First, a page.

Then where and how could the Americans procure the needed capability? Recruiting and training a corps of Russian and Central European intelligence agents and building a network of reliable sources and experts nearly from scratch could take years, generations. The Americans agreed with Gehlen that they did not have that much time.
Very well, Gehlen had a practical solution to this very problem. His own intelligence apparatus was still intact within the collapsing Hitler government. It was as capable as ever of delivering large masses of high-quality intelligence data on all aspects of Soviet life. Hitler had never taken advantage of this capability, Gehlen explained. Hitler had ignored Gehlen’s organization and had gone on to ruin. Still it was there. It might have been put to better use. It still could be, should the Americans accept his offer.
Gehlen’s offer was for the Americans to pick up his organization bodily and bolt it into the empty space of their own intelligence system, as though it were one of the spoils of the war. Gehlen could plausibly guarantee his network’s unmatched and unbending loyalty to the cause of anti-Bolshevism and the fifty-two crates he had buried in Misery Meadow were tangible proofs of his power and a foretaste of secret knowledge to come.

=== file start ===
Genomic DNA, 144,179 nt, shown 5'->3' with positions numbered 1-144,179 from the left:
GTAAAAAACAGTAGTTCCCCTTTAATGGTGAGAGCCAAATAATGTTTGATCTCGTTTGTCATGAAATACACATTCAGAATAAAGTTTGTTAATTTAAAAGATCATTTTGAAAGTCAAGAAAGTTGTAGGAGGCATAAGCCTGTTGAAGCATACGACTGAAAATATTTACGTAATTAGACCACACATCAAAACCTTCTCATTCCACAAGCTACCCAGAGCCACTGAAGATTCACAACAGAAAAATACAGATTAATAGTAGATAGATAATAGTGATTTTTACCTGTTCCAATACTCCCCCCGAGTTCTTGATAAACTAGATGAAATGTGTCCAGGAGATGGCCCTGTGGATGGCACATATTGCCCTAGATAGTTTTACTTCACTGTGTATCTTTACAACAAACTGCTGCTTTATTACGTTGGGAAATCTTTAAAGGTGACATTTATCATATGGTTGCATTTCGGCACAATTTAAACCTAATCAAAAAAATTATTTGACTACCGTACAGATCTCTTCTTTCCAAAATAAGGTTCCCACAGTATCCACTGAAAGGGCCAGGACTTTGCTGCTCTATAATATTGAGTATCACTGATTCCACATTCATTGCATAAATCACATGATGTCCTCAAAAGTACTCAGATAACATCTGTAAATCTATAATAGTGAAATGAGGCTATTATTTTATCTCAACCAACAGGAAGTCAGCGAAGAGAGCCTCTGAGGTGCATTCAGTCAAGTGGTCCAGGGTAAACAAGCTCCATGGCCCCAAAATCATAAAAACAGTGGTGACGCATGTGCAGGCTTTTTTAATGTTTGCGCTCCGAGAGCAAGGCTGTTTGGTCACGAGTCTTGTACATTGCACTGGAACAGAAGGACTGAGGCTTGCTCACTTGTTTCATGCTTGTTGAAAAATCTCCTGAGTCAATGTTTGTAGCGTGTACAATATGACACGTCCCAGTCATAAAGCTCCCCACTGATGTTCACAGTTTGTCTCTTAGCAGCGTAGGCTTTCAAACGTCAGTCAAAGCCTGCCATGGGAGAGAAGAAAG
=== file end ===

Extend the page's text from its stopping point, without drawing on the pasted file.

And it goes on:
All the Americans had to do was to meet Gehlen’s four conditions. First, Gehlen was to have complete autonomy within his organization and total control over its activities. The Americans would tell him what they wanted and they would get it, satisfaction guaranteed, but they would have to know nothing about the process by which Gehlen got it to give them; that knowledge was Gehlen’s own. He even reserved the right to approve U.S. liason officers assigned to him. Second, the Americans would agree to use Gehlen only against the USSR and the East European satellites. Third, when a new German government was set up, the Americans would constitutionally install the Gehlen organization in it as its official central intelligence agency and cancel automatically all outstanding Gehlen commitments to the United States. Fourth, the Americans would never require Gehlen to do anything he considered against German national interests.